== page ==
Herbaceous peonies flower in late spring and early summer. They produce large flowers with a sweet fragrance. Though thought of as delicate, the peony is much hardier than it’s reputation and beauty might suggest. It prefers full sun (though can handle partial shade), good drainage but isn’t to fussed about soil otherwise. This post by The English Garden breaks down overall care of peonies to three simple steps and also has some broad detail on care of these flowers.
I can’t overstate how charming these flowers are. The flower itself takes the form of a dress billowing in the wind, like a scene from a 70s, epic love film. The white petals have a dash of deep pink on the edge of a few of them but not all and not to any obvious order. The fragrance is like the sweetest perfume. The cut flowers provide a stunning visual display but when you’re sat in a room with them, you get seduced by a waft of fragrance every so often. You’re never prepared for it and there’s seemingly nothing that triggers it, it is simply when the peonies want to remind you that they are there and they want you to give them your attention. They want to be adored and you would be at fault if you didn’t.
I bought the flowers above in a moment of spontaneity (I had had a few glasses of wine, after an industry event) on the way home. It was the florist outside of Angel tube station. Initially I asked for a mix of hydrangea and peonies but then made a call to go for a simple but impactful display of one flower variety. The bouquet is made up mainly of the white flowers (this might be Paeonia lactiflora ‘Duchesse de Nemours’) but I asked the florist to throw in a few of the blush pink flowers (I’m guessing these are (Paeonia lactiflora ‘Catharina Fontijn’) too.
I have to admit, I wasn’t sure if my drunken short-sightedness had resulted in me be handed a duff bunch. Some of the flowers appeared a bit worse for wear. In fairness, the florist said at the time that he had given me a mix of older and younger flowers. He also advised that I would need to cut the stems to ensure that the young flowers that had yet to open would continue to develop. As I slowly descended on the escalator, heading onto the Northern line, I did look, perhaps over-critically at some bruising and what looked like burn marks on some of the flowers.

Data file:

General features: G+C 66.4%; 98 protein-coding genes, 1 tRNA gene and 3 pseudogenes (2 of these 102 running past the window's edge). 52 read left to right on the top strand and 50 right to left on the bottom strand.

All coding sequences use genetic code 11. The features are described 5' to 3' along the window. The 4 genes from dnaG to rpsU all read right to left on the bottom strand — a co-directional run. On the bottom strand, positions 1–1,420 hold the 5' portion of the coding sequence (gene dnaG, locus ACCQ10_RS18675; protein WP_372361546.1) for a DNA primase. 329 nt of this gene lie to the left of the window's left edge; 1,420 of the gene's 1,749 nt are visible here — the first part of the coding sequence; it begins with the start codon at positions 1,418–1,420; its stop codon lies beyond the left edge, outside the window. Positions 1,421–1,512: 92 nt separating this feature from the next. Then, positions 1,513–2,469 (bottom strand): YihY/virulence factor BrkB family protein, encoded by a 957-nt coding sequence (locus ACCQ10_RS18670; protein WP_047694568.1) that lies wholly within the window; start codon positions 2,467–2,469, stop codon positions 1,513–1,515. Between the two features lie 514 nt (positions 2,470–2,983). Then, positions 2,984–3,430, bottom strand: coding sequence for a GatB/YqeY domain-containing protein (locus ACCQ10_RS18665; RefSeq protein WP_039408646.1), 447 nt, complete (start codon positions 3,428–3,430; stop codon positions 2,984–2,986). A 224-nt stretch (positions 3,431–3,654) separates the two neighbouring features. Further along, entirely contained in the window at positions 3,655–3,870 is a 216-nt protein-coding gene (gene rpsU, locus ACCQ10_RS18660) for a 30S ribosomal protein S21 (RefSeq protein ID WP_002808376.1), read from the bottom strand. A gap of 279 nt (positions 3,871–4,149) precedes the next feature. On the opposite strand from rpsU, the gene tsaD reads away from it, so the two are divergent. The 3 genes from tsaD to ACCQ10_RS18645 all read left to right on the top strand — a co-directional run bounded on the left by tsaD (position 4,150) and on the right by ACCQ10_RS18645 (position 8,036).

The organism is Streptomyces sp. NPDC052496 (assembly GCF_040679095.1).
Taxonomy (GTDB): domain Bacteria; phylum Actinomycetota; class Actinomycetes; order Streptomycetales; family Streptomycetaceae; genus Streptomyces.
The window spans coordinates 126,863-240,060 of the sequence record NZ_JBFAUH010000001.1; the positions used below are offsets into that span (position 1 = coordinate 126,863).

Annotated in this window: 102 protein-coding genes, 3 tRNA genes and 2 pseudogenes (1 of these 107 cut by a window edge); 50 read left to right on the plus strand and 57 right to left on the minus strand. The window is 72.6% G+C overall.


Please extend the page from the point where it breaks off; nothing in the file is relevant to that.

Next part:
I also developed a weird sense of being overly conspicuous, holding a bunch of flowers in public. It makes little sense, but there’s something about a guy holding a bunch of flowers that becomes a huge display of romance and affection to a partner that may not even be present. It then feels like the other blokes around are giving you the evil eye for making them look bad by comparison and women either look longingly or smile approvingly at you. I’m not one to be the centre of attention in any situation, so I was keen to get home as soon as possible and kept my head bent down at my phone screen until I arrived back at the flat.
Once through my front door, I thrusted the bunch of peonies toward my beloved but insisted she give me some sugar before she carried off her gift. Needless to say (but I will say), she was very happy and is now working on a painting of the bouquet.
I’m keen to get peonies into the garden but as it is late June, it seems I have missed that boat. Planting time for these is best in late autumn or early spring, we’re now slap bang in the middle of that period and so outside of what is ideal. I suppose that’s why I’ve not seen any while making the now regular trip at the weekend to a garden centre. But as beautiful, fragrant and hardy as the peony is, I will have it our garden in the future.